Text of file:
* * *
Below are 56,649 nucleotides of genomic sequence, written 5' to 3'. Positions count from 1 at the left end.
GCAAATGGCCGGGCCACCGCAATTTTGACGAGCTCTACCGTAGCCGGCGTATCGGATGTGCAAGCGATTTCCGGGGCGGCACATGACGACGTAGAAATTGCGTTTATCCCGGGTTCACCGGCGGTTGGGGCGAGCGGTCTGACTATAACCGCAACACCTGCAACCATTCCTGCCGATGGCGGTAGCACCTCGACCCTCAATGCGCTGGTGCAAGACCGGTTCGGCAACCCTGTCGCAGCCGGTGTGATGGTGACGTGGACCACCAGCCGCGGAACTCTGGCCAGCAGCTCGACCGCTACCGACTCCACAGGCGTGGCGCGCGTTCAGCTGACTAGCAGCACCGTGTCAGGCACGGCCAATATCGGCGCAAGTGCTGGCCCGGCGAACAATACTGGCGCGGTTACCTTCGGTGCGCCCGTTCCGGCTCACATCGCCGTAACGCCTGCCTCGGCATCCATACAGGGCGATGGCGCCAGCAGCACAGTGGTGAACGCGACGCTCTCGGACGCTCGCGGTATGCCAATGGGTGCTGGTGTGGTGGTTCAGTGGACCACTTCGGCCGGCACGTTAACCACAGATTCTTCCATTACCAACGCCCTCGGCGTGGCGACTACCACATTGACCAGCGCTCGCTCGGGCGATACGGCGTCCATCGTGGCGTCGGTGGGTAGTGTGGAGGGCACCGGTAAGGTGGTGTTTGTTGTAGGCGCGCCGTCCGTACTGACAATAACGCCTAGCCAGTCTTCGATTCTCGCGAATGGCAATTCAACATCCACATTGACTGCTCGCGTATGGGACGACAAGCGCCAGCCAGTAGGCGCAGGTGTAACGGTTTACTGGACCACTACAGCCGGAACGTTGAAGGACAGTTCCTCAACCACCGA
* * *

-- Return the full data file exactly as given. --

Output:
Below are 56,649 nucleotides of genomic sequence, written 5' to 3'. Positions count from 1 at the left end.
GCAAATGGCCGGGCCACCGCAATTTTGACGAGCTCTACCGTAGCCGGCGTATCGGATGTGCAAGCGATTTCCGGGGCGGCACATGACGACGTAGAAATTGCGTTTATCCCGGGTTCACCGGCGGTTGGGGCGAGCGGTCTGACTATAACCGCAACACCTGCAACCATTCCTGCCGATGGCGGTAGCACCTCGACCCTCAATGCGCTGGTGCAAGACCGGTTCGGCAACCCTGTCGCAGCCGGTGTGATGGTGACGTGGACCACCAGCCGCGGAACTCTGGCCAGCAGCTCGACCGCTACCGACTCCACAGGCGTGGCGCGCGTTCAGCTGACTAGCAGCACCGTGTCAGGCACGGCCAATATCGGCGCAAGTGCTGGCCCGGCGAACAATACTGGCGCGGTTACCTTCGGTGCGCCCGTTCCGGCTCACATCGCCGTAACGCCTGCCTCGGCATCCATACAGGGCGATGGCGCCAGCAGCACAGTGGTGAACGCGACGCTCTCGGACGCTCGCGGTATGCCAATGGGTGCTGGTGTGGTGGTTCAGTGGACCACTTCGGCCGGCACGTTAACCACAGATTCTTCCATTACCAACGCCCTCGGCGTGGCGACTACCACATTGACCAGCGCTCGCTCGGGCGATACGGCGTCCATCGTGGCGTCGGTGGGTAGTGTGGAGGGCACCGGTAAGGTGGTGTTTGTTGTAGGCGCGCCGTCCGTACTGACAATAACGCCTAGCCAGTCTTCGATTCTCGCGAATGGCAATTCAACATCCACATTGACTGCTCGCGTATGGGACGACAAGCGCCAGCCAGTAGGCGCAGGTGTAACGGTTTACTGGACCACTACAGCCGGAACGTTGAAGGACAGTTCCTCAACCACCGA